The Massacre of the Innocents

Justice, Kindness, Humility, and Service

We are getting an eyeful of injustice, cruelty, hubris, and selfishness. It comes to us in examples large and small. On a catastrophic scale, it’s unfolding in Ukraine. In subtler but relentless increments, we see it in pervasive bias against people living with obesity. Dispiriting as all of this is, an antidote is available to us. Each day we have the opportunity, if only in small ways, to pursue justice, kindness, humility, and service.

Michael Gerson offers perspective:

“Hope does not guarantee immediate success; it involves acting in a manner worthy of success.

“Though it is not a substitute for Javelin missiles, Ukrainian President Volodymyr Zelensky’s kindling of hope has been an essential element of his leadership. He has shown an infectious commitment to both national identity and to universal human dignity.”

He suggests we ask ourselves about virtues more suitable for a eulogy than a fluffy bio:

“How well did you love? Whom did you serve? When did you show character, and conscience, and compassion, and simple kindness?”

Hubris and Bias

In the Personality and Social Psychology Bulletin, Shauna Bowes and colleagues draw a crisp connection between hubris and bias. Specifically, they are writing about political myside bias. It is the tendency to seek and exaggerate evidence to confirm one’s own views and dismiss evidence to the contrary. Though their work is about political polarization, it offers insights relevant to polarized views about obesity, nutrition, and health.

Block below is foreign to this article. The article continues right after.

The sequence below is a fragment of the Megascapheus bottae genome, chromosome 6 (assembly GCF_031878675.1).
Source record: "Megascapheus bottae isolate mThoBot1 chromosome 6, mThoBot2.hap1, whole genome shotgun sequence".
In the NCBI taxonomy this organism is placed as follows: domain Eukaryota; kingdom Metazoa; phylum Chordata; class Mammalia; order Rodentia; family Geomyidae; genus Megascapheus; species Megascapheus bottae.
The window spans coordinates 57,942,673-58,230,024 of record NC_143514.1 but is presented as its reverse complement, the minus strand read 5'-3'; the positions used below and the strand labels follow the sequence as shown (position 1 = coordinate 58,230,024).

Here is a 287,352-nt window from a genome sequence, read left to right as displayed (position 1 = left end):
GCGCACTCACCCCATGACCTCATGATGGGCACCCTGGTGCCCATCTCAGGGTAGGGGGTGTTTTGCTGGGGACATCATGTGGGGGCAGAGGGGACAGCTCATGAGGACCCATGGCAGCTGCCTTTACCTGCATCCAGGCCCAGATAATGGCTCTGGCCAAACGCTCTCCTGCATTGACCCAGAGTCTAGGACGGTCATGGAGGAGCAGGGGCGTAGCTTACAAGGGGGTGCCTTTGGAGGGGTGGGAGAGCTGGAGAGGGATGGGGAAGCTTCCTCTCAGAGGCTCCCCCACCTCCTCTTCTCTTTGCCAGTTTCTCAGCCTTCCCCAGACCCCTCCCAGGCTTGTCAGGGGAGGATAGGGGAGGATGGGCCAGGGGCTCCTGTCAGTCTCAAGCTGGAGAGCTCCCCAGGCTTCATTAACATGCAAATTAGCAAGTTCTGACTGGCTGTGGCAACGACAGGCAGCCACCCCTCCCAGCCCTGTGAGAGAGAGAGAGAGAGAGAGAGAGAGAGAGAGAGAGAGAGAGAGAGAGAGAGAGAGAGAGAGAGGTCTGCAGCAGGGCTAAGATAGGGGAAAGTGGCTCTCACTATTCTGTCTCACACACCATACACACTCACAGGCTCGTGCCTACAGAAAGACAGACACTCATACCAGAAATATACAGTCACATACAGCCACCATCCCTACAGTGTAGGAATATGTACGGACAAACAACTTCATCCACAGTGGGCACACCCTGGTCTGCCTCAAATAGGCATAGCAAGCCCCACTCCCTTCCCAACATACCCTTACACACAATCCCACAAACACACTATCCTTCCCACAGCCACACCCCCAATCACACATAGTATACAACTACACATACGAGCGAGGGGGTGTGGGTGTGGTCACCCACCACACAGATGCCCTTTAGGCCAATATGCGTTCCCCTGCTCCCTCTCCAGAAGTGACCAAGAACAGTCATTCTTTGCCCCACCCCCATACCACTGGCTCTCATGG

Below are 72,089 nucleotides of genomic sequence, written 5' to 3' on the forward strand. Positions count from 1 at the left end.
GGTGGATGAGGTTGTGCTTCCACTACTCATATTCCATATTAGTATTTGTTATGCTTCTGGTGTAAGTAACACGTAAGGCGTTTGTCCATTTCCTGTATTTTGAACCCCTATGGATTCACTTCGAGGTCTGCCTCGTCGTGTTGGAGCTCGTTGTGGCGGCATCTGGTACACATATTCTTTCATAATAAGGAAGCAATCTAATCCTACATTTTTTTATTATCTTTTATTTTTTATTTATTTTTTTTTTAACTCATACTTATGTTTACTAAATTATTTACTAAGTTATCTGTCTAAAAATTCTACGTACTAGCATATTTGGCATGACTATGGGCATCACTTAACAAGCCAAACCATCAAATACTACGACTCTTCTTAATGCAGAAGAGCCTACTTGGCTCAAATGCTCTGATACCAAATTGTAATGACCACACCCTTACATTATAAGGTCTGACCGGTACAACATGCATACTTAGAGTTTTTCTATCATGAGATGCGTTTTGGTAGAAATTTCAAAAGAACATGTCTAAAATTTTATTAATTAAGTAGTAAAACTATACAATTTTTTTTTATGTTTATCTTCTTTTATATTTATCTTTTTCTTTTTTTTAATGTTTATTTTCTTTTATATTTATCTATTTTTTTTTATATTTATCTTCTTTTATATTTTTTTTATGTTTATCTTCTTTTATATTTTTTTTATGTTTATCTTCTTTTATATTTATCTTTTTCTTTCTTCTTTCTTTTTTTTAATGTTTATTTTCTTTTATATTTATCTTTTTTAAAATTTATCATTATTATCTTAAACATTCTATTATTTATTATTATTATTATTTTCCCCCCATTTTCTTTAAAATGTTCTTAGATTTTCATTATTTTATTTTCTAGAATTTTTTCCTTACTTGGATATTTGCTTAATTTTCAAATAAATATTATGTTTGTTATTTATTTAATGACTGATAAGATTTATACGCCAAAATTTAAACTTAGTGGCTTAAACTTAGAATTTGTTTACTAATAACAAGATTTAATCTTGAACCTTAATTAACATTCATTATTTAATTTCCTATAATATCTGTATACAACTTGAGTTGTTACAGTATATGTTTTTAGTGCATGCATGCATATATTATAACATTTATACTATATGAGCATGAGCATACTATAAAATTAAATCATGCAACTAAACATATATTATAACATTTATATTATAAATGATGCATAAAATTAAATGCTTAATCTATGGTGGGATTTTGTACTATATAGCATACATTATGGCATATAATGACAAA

In short, they found that intellectual humility is an essential tool for reducing myside bias. So one might say that bias is an implicit expression of hubris. “I have the answer.”

We hear this over and over again. It echoes when people tell us they know precisely how to prevent obesity. We hear it from a doctor who wants to tell his patients “it’s not OK to be obese.”

Finding Hope and Grace

A common thread through diverse faith traditions is a path for recovering from mistakes. Seeking grace and forgiveness. In fact, reflecting on this lies at the heart of this season of Lent for Christians. Tish Harrison Warren writes of her need for humility and grace:

“This recognizes that I will get much wrong. That as a writer, I’ll say things, however unintentionally, that are untrue and unhelpful. As a mother, I will harm my children – the people I love and want to do right by most in the world.

“I need this humility. Our broader culture does too. The Lutheran theologian Martin Marty wrote that we live in a culture where ‘everything is permitted and nothing is forgiven.’”

Moving Forward

Humility is part of a spectrum. At one extreme is hubris. At the other is self-doubt and self-stigma. Humility is a middle ground, compatible with confidence to move ahead. In that middle ground, we can pursue justice, act with kindness, and serve others more than ourselves.

The world needs more of this. Each of us can add to it.

Click here for further perspective from Gerson and here for more from Warren.

The Massacre of the Innocents, painting by Pieter Bruegel the Elder / WikiArt

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March 13, 2022

2 Responses to “Justice, Kindness, Humility, and Service”

  1. March 13, 2022 at 8:19 am, Christine Rosenbloom said:

    Beautiful words.

  2. March 13, 2022 at 12:27 pm, Allen Browne said:


    Good piece.

    I particularly like “ Humility is a middle ground, compatible with confidence to move ahead”

    Have a good day!